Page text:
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What Are the Characteristics of Art Nouveau Typography?

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  • Written By: Debra Barnhart
  • Edited By: Kaci Lane Hindman
  • Last Modified Date: 24 August 2016
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Art Nouveau was an art movement that developed around 1900. Because Art Nouveau posters were prevalent and widely distributed, a style of typography, or the art and of arranging letters, developed out of Art Nouveau style. One of the key figures in Art Nouveau style was William Morris, who was a master at creating decorative art, such as rugs, furniture and stained glass as well as graphic design and typography. Art Nouveau influenced typography with its ornate features, which is still evident in 2011. Art Nouveau means “new art” but it borrowed elements some older traditions, such as Medieval manuscripts and Persian pottery.

While paintings and architecture reflected the Art Nouveau style, its impact on decorative arts and graphic design — particularly posters — made its influence more widespread and available to the general public. Art Nouveau posters advertised everything from salad oil to theatrical shows. The curved linear patterns featured in the posters were a hallmark of Art Nouveau style, with typography being an integral part of the poster design. The typography of these posters displayed typical Art Nouveau characteristics with flourishing, ornamental elements.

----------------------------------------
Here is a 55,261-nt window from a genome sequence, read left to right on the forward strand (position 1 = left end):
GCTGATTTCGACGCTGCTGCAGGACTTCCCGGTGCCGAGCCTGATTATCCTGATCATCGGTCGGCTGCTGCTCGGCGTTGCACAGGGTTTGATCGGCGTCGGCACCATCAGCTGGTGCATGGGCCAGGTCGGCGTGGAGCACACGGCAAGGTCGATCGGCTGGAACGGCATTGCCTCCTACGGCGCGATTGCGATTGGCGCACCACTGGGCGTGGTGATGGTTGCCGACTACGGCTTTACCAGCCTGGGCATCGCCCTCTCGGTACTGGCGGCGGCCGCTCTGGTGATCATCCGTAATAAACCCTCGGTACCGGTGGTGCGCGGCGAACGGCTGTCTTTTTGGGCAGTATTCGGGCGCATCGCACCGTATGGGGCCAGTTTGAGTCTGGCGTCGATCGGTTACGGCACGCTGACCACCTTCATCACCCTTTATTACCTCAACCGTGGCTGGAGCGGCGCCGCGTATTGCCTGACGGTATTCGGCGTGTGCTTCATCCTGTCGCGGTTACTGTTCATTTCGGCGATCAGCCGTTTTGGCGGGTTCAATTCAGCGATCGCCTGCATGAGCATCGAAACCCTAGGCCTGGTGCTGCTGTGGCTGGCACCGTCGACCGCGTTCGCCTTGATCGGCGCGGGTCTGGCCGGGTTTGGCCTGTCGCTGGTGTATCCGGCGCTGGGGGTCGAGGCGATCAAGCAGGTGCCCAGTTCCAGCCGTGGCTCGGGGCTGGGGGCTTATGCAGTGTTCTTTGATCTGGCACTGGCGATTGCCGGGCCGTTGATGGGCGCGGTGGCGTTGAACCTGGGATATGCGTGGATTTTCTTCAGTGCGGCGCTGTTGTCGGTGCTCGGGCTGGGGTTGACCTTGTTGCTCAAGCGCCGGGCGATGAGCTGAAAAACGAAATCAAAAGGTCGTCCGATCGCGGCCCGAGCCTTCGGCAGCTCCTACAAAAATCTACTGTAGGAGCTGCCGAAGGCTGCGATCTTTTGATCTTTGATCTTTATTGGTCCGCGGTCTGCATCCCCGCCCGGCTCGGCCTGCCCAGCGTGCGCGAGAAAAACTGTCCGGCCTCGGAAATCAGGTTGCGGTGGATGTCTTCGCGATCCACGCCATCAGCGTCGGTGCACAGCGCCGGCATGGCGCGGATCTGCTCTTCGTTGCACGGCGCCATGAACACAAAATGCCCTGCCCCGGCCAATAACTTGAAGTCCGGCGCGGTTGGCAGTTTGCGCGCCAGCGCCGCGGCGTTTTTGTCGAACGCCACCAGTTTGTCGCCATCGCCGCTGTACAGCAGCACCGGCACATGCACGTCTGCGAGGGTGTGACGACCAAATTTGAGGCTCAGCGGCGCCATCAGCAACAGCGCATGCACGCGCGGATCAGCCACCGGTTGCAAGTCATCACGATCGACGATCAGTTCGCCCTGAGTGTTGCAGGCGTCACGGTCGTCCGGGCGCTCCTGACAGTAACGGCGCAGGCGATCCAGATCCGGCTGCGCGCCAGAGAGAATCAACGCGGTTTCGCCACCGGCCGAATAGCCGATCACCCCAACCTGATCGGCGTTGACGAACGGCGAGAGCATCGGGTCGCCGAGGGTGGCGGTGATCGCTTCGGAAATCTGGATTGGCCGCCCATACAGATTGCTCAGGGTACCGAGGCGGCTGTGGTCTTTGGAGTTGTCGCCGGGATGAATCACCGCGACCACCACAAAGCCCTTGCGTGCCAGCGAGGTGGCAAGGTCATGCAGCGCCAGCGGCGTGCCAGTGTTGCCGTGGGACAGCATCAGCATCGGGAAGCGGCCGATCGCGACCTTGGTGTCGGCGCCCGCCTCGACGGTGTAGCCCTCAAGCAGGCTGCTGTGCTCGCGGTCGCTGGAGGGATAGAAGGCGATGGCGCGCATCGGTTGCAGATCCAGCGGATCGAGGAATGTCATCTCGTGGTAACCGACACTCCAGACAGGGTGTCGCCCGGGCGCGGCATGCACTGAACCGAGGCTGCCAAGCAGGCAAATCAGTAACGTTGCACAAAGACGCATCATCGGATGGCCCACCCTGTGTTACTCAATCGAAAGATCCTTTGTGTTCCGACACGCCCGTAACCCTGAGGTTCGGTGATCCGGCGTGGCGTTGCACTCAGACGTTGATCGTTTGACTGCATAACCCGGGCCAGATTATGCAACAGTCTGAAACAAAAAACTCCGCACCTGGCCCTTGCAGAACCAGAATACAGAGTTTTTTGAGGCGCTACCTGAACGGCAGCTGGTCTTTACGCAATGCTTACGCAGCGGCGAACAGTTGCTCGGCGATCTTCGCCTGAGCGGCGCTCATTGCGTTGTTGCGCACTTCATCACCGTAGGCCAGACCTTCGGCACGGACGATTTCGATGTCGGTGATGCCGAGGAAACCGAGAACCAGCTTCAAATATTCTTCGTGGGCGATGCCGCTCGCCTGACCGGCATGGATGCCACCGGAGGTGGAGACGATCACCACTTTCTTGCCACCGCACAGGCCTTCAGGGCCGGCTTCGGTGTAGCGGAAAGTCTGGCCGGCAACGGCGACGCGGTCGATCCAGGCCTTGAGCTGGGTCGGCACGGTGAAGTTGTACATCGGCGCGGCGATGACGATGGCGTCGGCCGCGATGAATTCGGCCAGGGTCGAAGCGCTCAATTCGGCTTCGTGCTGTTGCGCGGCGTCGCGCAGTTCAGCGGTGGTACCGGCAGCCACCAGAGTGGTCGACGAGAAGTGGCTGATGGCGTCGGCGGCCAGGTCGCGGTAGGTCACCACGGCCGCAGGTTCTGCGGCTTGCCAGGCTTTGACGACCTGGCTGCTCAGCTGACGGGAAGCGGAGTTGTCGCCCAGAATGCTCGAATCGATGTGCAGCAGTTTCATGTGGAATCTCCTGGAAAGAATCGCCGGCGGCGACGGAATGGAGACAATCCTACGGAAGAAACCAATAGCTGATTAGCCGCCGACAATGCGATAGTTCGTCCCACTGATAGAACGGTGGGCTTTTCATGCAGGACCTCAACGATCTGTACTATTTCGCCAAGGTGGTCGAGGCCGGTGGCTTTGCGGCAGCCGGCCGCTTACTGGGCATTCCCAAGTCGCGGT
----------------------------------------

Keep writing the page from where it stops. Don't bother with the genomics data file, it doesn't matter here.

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Art Nouveau typography often contained letters that were elongated, embellished and feminine in nature. Asymmetry, or the use of irregular shapes in design, was an important feature of Art Nouveau typography. The Art Nouveau style was inspired by the curved lines of organic shapes found in nature and was distinctly different from more common geometric typeface designs. Rather than having a manufactured appearance, Art Nouveau typography had a calligraphic or handmade look.

William Morris was a key figure in Art Nouveau style and is considered the founder of the style in England. Morris was influenced by gardens, birds and other elements of nature as well as by Medieval art. These influences are reflected in the typography that Morris used in his posters. He was also fond of creating illuminated lettering — a type of art in which individual letters are surrounded by eleaborate designs.

Modern typeface design is still influenced by Art Nouveau typography. Certain modern typefaces have an Art Nouveau look. The complex, elaborate appearance of these typefaces makes them interesting choices as decorative elements in graphic design, but they are unlikely choices for large bodies of text since they can often be difficult to read.

While Art Nouveau means “new art,” in French, the style actually borrowed many features from older artistic traditions. It is reminiscent of art styles found in Celtic and other Medieval manuscripts. Linear patterns and ornate embellishment were characteristic of these manuscripts. Persian art also influenced Art Nouveau style. The abstract linear designs found in Persian architecture, rugs and calligraphy are echoed in Art Nouveau.

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